Disclosure of Material Connection: I received this book free from Thomas Nelson Publishers as part of their BookSneeze review program. I was not required to write a positive review. The opinions I have expressed are my own. I am disclosing this in accordance with the Federal Trade Commission’s 16 CFR, Part 255: “Guides Concerning the Use of Endorsements and Testimonials in Advertising.”

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27Jan/101

God Is Present, Even In Rebellion

The status of human relationships determines the level of involvement or presence between given individuals or groups. As humans, we typically do not increase our time with and proximity to those with whom we are upset. We naturally withdraw from those who’ve hurt us, with whom we have disagreements, or those we cannot trust. But God’s nature is not human nature. Even in the midst of rebellion, God still reveals himself.

The writer of Hebrews quotes Psalm 95:7-11, which in part, says, “where your fathers put me to the test and saw my works for forty years” (Hebrews 3:9). In verse 17 of the same chapter, the writer asks the rhetorical question, “And with whom was he provoked (angered, JS) for forty years?” The writer’s point in the passage is to show the consequence of disobedience to God. But notice the combination of these two verses from Hebrews 3. Even though God was angry with His people because of their hard-heartedness, he continued to show them his works. Despite their grumbling, complaining, and lack of gratitude, God still provided them with daily guidance, nourishment, and protection.

In the book of Jonah, God is angry at Nineveh and with Jonah for running. But he reveals himself through the horrific storm at sea and through the belly of a giant fish. Romans 1:18-32 reminds us that though Gentiles had rejected God for centuries, he still revealed himself through nature and other invisible attributes. The soldiers of one of the most ruthless and godless empires in world history executed an innocent man brought to them by the scattered Jews they had conquered. At the close of his crucifixion, a Roman centurion proclaimed, “Truly this man was the Son of God!” (Mark 15:39). On his darkest day, God revealed himself to man.

Prior to the 7.0 earthquake that ravaged the Port-au-Prince area of Haiti, it had the reputation of being a corrupt political and social society filled with rampant voodooists. (Though that’s not the reason the earthquake happened. “For he sends rain on the just and on the unjust” [Matt. 5:45].) In the wake of the disaster, God’s people are revealing his love.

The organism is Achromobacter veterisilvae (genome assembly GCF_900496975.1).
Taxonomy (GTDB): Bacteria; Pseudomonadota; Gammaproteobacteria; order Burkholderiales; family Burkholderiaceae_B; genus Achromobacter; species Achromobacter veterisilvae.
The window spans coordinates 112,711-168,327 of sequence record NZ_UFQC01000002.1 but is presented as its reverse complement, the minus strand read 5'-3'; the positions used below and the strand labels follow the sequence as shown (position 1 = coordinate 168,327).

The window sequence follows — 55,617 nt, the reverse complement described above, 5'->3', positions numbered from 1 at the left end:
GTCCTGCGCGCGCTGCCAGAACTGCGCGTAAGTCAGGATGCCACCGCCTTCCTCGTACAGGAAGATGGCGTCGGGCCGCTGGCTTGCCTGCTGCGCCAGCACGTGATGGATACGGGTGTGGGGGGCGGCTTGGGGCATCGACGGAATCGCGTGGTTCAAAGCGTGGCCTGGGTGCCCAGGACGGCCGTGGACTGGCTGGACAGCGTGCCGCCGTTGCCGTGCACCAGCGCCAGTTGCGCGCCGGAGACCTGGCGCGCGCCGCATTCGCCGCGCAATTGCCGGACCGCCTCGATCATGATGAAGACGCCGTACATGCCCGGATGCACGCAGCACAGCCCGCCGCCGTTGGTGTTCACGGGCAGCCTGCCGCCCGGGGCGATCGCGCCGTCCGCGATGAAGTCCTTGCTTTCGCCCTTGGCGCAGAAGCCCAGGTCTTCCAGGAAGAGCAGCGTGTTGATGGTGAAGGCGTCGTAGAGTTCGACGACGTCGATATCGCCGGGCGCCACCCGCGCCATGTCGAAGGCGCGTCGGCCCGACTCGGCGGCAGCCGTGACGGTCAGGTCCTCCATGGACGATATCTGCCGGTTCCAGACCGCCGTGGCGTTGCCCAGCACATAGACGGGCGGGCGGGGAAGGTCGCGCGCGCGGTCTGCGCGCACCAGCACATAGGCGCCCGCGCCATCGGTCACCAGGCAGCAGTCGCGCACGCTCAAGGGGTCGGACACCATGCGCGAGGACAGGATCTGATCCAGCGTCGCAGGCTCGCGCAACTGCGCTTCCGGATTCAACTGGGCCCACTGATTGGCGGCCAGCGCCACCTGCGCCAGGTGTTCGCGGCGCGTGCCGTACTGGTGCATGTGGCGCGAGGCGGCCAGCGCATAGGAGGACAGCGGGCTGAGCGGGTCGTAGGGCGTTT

Roberta Edwards, who runs the Son Light Orphanage and Nutrition Center overseen by the Estes Church of Christ (Henderson, TN), arrived from out of town a few days following the earthquake and asked, “How much food do we have?”

“About a month’s worth,” she was told.

“Alright,” she said, “put aside food for two days, and let’s start giving the rest away to the neighbors.”

God always finds a way.

“But the Lord is patient toward you, not wishing that any should perish, but that all should reach repentance” (2 Peter 3:9).

But that’s not the end of Roberta’s story. The following day, a friend from the Dominican Republic called and said he’d be there with 4,000 pounds of food and supplies (Luke 6:38).

This story comes courtesy of Justin Gerhardt, the Outreach Minister for the Henderson Church of Christ. His blog can be accessed at. Contact the Estes Church of Christ in Henderson, TN for more information about helping Haiti.

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19Jan/100

Give God the Glory…

“I always give God the glory. I never question why things happen the way they do. God is in control of my life. And I know that, if nothing else, I’m standing on the rock.”

The brilliance behind Colt McCoy’s words lies not in the strength and faith of the young man himself, though he is to be commended. His parents, Brad and Debra McCoy, are to be applauded for raising a young man who exhibits such spiritual maturity in a public forum. But they are not the ultimate source of praise. To heed Colt’s words is to give the glory to God. Before the second-largest BCS Championship TV viewership in its 12-year history, McCoy turned everyone’s attention not toward his team’s loss, Alabama’s victory, or even his dangling numb right arm. He humbled himself—and each of us—before the God whose power is perfected in human weakness (2 Corinthians 12:9).